This method for assisted surgery according to the invention includes steps for the automatic and real-time processing of the ultrasound image and will be described in detail hereinafter, by way of example, for an application involving the processing of images of the spinal column. The concept of computer-guided surgery offers the advantage that surgery performed on the spinal column is more exact and reliable. The method for assisted surgery has for its object to acquire the ultrasound image US in the marking system and to match the pre-surgery image CT with the ultrasound image US in order to make the pre-surgery image CT register with the operating field 40.
As is represented by the functional blocks of FIG. 1B, the method for assisted surgery includes the following steps:
a) Acquisition 11 of a high-definition three-dimensional pre-surgery digital image CT of the bony structure to be operated on, utilizing the image acquisition means 61.
b) Segmentation 19 of the image CT by means of known contour extraction means.
c) Extraction 20 of the surface of the bony structure in the segmented image CT. The bony structure is then represented by a binary volume of voxels having intensity values 0 or 1, depending on whether or not they belong to the surface of this structure. The extracted surface SCT is shown in FIG. 4A.
d) Carrying out an ultrasound image processing method for a zone of the same bony structure, including specifically the extraction of points of the contour of the bony structure which are localized in the reference system; this operation is illustrated by the functional blocks of FIG. 1A and includes the following steps:
1) Acquisition 1 of an ultrasound image US of a zone of the bony structure, that is to say a part of a vertebra, at the beginning of the surgical operation. To this end, the surgeon exposes the bony structure to be operated and performs, using the transducer 60 associated with the ultrasound device 62, an acquisition of at least one standard ultrasound image. Such an image acquisition is performed, for example by filling the cavity formed by the operative field with a coupling medium, for example a physiological serum, and by positioning the transducer 60 so that its end 67 is immersed in the serum and suitable coupling is achieved with the bony structure 100 exposed to the ultrasound waves. After the acquisition of the image, or a sequence of ultrasound images, the coupling medium may be removed by suction so that the surgeon can continue the surgical operation while using real tools 65. The ultrasound images obtained nowadays are two-dimensional. In order to obtain a threedimensional image it is necessary to record the geometrical position of the transducer 60 and to form a three-dimensional image by combining several two-dimensional images US while taking into account information relating to their respective positions. To this end, during the acquisition of an image US the marking system 70, 71, 73 records the position of the probe 60 in a system of orthogonal co-ordinates, its orientation in space by way of angles relative to coordinate axes while at the same time the corresponding ultrasound image is recorded by the device 62. The transducer 60 is, for example inclined through an angle of approximately 25 degrees relative to the vertebra and its end 67 which is immersed in the coupling medium is situated approximately 1 cm from the bony structure 100. The transducer performs a mechanical scan of the operative zone 40, yielding several ultrasound images US, for example one hundred images. The vertebra can be mechanically scanned on two sides. The ultrasound images are acquired in analog form and are digitized by means of appropriate means 2. An analog standard ultrasound image is usually obtained by ultrasound scanning along lines which form rays SCL originating from a point O in which there is located the ultrasound transducer which emits the ultrasound waves and receives the echoes returned by structures situated in the trajectory of said rays. These standard images are formed by points having an intensity level which is related to the echo returned by the structure located at the corresponding point on the ray SCL.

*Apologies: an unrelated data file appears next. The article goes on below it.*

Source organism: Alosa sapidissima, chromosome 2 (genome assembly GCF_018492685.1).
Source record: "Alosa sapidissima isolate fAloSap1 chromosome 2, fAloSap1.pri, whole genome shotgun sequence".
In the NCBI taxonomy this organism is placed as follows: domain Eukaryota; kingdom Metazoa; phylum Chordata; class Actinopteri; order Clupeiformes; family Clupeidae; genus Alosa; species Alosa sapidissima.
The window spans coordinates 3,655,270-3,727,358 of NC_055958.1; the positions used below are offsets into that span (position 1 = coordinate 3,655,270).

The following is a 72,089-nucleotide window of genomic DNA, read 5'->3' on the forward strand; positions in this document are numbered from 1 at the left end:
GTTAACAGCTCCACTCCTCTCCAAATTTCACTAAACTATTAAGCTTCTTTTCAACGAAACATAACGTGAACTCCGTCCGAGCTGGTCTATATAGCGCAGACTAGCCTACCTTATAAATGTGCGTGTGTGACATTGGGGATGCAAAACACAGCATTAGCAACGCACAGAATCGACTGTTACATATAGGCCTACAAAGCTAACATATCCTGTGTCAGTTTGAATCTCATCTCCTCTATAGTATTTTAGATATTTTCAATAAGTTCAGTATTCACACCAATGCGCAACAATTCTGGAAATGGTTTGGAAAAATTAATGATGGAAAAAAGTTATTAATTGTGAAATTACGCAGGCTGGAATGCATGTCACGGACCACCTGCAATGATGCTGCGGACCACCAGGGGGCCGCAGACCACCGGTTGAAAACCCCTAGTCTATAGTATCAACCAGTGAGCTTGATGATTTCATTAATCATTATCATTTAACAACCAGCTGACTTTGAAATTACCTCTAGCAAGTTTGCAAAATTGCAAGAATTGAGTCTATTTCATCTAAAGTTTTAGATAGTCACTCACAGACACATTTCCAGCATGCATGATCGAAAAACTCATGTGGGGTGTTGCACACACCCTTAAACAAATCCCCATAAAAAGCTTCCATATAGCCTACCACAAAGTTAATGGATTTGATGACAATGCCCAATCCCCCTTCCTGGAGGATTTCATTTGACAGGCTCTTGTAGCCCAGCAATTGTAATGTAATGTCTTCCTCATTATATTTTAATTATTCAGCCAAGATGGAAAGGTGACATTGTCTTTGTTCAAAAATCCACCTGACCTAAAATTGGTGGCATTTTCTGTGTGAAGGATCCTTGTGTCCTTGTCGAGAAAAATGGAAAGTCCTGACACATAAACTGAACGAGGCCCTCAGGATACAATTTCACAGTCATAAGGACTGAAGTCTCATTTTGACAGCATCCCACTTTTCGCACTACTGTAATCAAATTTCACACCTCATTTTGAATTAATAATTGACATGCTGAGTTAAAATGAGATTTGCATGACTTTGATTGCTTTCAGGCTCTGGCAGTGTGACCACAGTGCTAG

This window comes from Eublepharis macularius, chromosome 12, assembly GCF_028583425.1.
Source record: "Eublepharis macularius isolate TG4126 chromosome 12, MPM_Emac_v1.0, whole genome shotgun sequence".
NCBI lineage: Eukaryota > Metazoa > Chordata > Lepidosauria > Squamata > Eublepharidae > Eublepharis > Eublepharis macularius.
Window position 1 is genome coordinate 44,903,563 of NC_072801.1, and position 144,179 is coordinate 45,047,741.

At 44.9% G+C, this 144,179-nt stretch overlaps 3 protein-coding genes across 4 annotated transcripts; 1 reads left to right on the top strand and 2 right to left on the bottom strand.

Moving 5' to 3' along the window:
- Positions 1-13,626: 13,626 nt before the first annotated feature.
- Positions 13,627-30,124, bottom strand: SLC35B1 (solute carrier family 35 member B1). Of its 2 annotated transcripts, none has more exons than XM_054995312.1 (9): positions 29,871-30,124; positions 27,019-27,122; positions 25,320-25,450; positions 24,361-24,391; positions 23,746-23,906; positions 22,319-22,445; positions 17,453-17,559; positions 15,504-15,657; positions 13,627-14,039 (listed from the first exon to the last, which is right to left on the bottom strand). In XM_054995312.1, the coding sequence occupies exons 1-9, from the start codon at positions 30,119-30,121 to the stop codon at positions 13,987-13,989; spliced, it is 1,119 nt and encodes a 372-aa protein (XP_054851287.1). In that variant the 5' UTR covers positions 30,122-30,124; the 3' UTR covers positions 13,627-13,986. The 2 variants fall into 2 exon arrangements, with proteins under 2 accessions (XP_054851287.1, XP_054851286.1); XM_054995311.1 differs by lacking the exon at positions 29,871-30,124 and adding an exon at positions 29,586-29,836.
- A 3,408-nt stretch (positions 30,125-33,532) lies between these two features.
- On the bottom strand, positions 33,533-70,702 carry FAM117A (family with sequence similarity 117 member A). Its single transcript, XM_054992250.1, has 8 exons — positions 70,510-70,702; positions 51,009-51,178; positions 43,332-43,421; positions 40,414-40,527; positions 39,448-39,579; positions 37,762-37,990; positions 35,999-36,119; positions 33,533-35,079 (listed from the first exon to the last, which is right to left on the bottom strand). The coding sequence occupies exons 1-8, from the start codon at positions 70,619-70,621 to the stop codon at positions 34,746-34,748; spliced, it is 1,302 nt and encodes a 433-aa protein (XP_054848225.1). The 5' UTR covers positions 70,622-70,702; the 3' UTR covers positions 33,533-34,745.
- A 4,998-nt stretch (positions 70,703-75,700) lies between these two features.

2) Digitizing 2 of the standard image. A digitized ultrasound image has a rectangular shape and is formed by points of a standard image which are now marked in an orthogonal system with co-ordinates X for the columns and Y for the rows, their original intensity and original location in the standard image being maintained. The digitized ultrasound image thus obtained is shown in FIG. 4B.